3. We bring to it the knowledge of Divine truth, and that will prevent it. Truth once imparted and received cannot be wholly lost. It will live, and often present itself to trouble the soul. This applies specially to those who turn to superstitious courses. There is something significant in the expression "to serve wood and stone." It seems to intimate that to the Jew, with his knowledge, the gods of heathenism could never be anything better. A man who loses his sight by disease or accident can never equal in cheerfulness and in free unembarrassed movement a man who was born blind. No more can those who have known religious truth and religious experiences be equal with those who have never risen above the world, and whose lives throughout have been shadowed by error and falsehood.

II. BECAUSE IT IS SUBJECT TO THE COUNTERACTING OPERATIONS OF THE GREAT GOD. There are two ways in which God defeats the thought of their minds.

1. By His correcting providences. The afflictions, losses, bereavements, sorrows of life.

2. By His pursuing love. By His Spirit making memory a living picture of the better past.Learn —

1. The weakness and littleness of fallen human nature. Men who have tested the heavenly manna can yet turn from it to the coarsest food.

2. The safeguards against such a spirit. Ponder the truth here asserted. Patient, earnest work; the cultivation of a cheerful, joyous frame; the glorious future.

3. The folly and evil of such conduct. And if it has been yours, come back to Christ at once.

(William Perkins.)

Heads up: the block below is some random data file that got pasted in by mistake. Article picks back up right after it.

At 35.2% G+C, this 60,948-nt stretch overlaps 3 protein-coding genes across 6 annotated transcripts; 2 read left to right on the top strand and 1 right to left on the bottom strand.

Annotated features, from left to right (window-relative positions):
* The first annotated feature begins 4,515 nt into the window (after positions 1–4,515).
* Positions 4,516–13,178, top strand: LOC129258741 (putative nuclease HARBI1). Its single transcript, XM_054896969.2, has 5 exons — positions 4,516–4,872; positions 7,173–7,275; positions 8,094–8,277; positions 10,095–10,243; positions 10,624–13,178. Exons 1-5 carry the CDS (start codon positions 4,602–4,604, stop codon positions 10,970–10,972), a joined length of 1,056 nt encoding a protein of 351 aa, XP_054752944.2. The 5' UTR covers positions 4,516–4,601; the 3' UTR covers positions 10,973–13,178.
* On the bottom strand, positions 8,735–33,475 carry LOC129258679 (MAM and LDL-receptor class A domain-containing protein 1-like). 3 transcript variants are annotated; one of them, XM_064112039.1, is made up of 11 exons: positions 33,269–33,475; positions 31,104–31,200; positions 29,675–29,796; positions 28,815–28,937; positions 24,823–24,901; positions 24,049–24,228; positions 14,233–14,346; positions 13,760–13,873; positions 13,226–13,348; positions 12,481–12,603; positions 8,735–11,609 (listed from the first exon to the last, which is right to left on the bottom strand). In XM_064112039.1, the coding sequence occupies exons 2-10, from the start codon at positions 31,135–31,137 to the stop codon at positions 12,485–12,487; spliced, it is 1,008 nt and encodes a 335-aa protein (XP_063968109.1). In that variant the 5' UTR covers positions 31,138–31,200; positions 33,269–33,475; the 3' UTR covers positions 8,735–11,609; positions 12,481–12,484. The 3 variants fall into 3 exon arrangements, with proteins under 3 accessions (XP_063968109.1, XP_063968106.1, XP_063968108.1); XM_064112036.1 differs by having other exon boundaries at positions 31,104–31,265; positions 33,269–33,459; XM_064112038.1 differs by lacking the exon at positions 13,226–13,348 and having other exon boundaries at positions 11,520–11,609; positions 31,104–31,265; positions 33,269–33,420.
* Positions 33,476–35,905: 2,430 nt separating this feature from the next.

I. THE ILLUSTRATION OF THE TEXT ON THE HISTORY OF THE PEOPLE. The Israelites had the most distinguished privileges. No other nation had a history like theirs. It was the history of Divine interpositions, manifestations, and revelations. No other nation had such statutes and laws. They had heard the blast of the trumpet which no earthly lips could have blown. No other nation had such songs; they were the odes in which they rehearsed in their homes and in the sanctuary God's wonderful dealings with their race, so that the history of the past was perpetuated. God had a local residence in their midst. He had His palace and His court. The symbol of the Divine presence dwelt between the outstretched wings of the cherubim, and as the worshipper bowed down he could almost see the veil of the temple wave, as if by the presence of Him who dwelt in the Holy of Holies. The God of Israel had His altars and sacrifices, His ministers and priests. Other nations had their gods, but they had never at any time heard their voice; there had been no manifestations of their power and glory. Others nations had their sacrifices, but no fire had ever come down from heaven on their altars. Idolatry was perpetuated by the heathen; they made no change in their gods. It mattered not how uncouth and grim the idol, it was not exchanged for another. It mattered not how revolting and debasing the superstition, it was perpetuated. The Israelites sought to extinguish the last ray of Divine light, to obliterate the last traces of the Divine law, to silence the faint echoes of the Divine voice which yet lingered around them. They sought to become as "the heathen, and as the families of the countries, that worshipped wood and stone." But God said, "That which cometh unto your mind shall not be at all." He interposed to prevent this fearful consummation. He visited them with chastisement upon chastisement. The Jews are the aristocracy of Scripture without their coronets. They are like a river running through the deep sea, but never mingling with its waters. They are yet separate and distinct, thus proving the truth of the text.